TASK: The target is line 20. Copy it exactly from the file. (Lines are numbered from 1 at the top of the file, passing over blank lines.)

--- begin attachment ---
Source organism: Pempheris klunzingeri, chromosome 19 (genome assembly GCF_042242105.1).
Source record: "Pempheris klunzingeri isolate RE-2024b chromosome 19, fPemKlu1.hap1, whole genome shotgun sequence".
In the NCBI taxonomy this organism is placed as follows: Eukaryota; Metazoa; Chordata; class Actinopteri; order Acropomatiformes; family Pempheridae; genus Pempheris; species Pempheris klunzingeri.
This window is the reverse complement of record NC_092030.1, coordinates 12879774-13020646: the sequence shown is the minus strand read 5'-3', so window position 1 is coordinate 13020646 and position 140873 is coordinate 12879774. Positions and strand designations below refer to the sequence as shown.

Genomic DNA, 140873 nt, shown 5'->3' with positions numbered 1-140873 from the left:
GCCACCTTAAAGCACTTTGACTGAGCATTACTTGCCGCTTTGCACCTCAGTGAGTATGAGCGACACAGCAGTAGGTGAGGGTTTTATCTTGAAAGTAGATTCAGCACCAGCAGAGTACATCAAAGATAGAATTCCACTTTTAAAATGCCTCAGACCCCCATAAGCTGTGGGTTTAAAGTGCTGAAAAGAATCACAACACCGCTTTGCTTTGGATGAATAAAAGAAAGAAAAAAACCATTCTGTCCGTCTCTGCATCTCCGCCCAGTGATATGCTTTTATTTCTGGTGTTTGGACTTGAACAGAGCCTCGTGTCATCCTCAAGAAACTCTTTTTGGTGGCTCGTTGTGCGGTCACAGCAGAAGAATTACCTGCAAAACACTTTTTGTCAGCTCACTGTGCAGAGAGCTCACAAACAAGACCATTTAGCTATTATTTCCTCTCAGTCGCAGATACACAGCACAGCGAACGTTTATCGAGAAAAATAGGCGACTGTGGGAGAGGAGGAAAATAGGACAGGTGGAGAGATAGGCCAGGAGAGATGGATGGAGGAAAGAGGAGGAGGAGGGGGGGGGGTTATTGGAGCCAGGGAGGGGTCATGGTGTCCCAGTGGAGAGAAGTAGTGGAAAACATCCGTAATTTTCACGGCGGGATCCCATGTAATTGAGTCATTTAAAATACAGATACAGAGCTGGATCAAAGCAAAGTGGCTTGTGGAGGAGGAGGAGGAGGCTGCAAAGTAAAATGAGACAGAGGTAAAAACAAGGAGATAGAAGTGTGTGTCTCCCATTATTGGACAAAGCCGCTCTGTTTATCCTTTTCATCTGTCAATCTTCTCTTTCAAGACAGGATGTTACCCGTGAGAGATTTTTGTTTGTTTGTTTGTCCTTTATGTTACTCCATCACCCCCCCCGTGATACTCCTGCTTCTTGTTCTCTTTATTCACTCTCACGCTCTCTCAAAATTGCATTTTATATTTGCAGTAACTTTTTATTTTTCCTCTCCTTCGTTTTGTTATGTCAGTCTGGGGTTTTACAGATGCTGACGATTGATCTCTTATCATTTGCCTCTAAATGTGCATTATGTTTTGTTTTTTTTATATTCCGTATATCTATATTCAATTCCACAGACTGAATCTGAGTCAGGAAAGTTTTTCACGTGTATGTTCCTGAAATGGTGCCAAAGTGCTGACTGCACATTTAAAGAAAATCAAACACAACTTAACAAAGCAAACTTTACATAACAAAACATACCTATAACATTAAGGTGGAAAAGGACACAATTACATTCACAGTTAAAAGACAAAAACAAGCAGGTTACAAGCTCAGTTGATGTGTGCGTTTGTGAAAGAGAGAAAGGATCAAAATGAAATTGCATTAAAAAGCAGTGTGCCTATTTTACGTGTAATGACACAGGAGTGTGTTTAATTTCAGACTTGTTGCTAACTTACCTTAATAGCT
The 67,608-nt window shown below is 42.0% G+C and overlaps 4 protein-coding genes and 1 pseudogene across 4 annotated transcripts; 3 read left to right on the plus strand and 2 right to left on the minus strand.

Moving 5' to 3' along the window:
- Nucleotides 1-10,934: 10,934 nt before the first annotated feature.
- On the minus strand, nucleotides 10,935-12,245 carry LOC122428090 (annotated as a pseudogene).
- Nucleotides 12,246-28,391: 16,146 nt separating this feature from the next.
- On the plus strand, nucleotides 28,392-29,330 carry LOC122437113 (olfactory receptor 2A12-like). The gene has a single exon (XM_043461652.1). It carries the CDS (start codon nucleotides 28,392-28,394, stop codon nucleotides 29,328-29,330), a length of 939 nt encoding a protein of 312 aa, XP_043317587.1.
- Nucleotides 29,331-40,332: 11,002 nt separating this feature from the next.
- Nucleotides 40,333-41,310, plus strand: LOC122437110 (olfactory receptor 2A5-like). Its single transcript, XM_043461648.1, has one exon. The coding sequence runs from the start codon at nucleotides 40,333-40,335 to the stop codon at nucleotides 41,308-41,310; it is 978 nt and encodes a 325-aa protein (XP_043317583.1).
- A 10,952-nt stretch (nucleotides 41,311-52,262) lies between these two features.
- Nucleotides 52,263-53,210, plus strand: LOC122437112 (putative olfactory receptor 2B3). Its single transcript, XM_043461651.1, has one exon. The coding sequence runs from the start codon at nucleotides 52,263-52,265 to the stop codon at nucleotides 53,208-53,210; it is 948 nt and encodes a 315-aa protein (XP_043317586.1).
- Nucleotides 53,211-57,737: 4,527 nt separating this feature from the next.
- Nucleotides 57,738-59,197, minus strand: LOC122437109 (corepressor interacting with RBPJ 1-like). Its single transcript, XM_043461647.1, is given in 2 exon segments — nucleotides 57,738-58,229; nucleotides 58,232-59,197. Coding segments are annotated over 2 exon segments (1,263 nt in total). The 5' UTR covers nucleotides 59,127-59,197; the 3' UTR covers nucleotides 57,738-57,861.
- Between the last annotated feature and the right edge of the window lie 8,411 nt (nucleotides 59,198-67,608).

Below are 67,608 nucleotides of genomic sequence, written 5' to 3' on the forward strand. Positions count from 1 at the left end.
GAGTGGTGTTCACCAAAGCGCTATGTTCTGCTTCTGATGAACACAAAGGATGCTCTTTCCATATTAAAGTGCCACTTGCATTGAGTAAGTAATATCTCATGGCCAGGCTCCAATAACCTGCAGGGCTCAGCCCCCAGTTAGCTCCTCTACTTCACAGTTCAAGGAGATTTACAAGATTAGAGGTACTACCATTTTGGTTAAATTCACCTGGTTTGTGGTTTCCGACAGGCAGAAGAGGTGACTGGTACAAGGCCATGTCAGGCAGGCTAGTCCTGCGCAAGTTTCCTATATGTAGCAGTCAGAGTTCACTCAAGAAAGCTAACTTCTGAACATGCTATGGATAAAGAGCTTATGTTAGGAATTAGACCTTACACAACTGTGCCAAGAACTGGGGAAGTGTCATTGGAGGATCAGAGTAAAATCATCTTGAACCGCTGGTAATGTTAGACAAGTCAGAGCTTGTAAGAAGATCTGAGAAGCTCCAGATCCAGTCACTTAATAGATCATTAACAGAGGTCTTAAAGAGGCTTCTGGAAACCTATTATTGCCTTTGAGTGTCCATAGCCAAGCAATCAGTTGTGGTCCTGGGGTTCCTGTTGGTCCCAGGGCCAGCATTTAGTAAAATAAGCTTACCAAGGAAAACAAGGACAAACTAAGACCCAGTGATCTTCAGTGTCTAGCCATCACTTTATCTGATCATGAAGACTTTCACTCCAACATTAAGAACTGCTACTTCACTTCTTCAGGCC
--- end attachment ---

Below are 67,608 nucleotides of genomic sequence, written 5' to 3' on the forward strand. Positions count from 1 at the left end.